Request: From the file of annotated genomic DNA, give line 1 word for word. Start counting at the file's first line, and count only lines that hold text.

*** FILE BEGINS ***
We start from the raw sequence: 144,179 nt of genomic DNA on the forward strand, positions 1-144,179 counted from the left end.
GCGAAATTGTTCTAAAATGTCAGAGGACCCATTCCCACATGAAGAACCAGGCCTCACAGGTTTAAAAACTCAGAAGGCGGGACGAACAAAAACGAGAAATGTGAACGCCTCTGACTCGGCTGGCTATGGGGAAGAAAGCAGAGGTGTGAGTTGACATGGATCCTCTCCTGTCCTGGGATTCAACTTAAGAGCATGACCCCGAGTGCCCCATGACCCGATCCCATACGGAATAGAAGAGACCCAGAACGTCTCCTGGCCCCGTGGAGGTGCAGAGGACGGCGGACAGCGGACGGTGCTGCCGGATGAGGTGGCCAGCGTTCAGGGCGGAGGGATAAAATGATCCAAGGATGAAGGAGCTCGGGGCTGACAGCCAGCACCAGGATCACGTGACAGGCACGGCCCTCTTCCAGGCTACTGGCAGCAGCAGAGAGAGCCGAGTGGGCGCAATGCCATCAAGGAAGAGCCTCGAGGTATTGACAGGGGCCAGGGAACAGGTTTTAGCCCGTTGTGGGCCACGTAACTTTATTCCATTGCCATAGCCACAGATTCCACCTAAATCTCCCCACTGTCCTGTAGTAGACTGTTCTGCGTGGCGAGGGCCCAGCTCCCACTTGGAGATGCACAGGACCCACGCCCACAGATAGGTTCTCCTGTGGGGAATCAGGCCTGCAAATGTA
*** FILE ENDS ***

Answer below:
We start from the raw sequence: 144,179 nt of genomic DNA on the forward strand, positions 1-144,179 counted from the left end.